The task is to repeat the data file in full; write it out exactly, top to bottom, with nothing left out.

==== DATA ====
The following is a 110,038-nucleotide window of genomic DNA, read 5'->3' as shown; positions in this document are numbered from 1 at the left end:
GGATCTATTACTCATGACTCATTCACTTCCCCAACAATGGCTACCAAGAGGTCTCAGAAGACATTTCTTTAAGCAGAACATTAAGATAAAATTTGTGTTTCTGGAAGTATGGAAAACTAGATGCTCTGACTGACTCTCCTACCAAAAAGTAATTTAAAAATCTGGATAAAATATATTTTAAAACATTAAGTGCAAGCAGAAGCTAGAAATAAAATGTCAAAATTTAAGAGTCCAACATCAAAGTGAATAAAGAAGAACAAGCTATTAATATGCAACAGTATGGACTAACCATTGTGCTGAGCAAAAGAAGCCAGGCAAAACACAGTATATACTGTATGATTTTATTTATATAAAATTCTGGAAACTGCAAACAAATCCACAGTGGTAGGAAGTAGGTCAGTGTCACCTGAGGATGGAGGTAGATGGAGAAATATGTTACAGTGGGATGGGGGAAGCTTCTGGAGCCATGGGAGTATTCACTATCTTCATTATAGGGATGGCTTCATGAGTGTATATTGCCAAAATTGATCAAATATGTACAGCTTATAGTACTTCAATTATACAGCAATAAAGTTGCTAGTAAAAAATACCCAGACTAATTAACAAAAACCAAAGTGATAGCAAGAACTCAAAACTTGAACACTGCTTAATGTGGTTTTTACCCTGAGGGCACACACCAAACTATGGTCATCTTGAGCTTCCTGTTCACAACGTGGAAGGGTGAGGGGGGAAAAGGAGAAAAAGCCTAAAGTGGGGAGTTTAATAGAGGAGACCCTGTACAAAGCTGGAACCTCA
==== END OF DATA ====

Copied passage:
The following is a 110,038-nucleotide window of genomic DNA, read 5'->3' as shown; positions in this document are numbered from 1 at the left end:
GGATCTATTACTCATGACTCATTCACTTCCCCAACAATGGCTACCAAGAGGTCTCAGAAGACATTTCTTTAAGCAGAACATTAAGATAAAATTTGTGTTTCTGGAAGTATGGAAAACTAGATGCTCTGACTGACTCTCCTACCAAAAAGTAATTTAAAAATCTGGATAAAATATATTTTAAAACATTAAGTGCAAGCAGAAGCTAGAAATAAAATGTCAAAATTTAAGAGTCCAACATCAAAGTGAATAAAGAAGAACAAGCTATTAATATGCAACAGTATGGACTAACCATTGTGCTGAGCAAAAGAAGCCAGGCAAAACACAGTATATACTGTATGATTTTATTTATATAAAATTCTGGAAACTGCAAACAAATCCACAGTGGTAGGAAGTAGGTCAGTGTCACCTGAGGATGGAGGTAGATGGAGAAATATGTTACAGTGGGATGGGGGAAGCTTCTGGAGCCATGGGAGTATTCACTATCTTCATTATAGGGATGGCTTCATGAGTGTATATTGCCAAAATTGATCAAATATGTACAGCTTATAGTACTTCAATTATACAGCAATAAAGTTGCTAGTAAAAAATACCCAGACTAATTAACAAAAACCAAAGTGATAGCAAGAACTCAAAACTTGAACACTGCTTAATGTGGTTTTTACCCTGAGGGCACACACCAAACTATGGTCATCTTGAGCTTCCTGTTCACAACGTGGAAGGGTGAGGGGGGAAAAGGAGAAAAAGCCTAAAGTGGGGAGTTTAATAGAGGAGACCCTGTACAAAGCTGGAACCTCA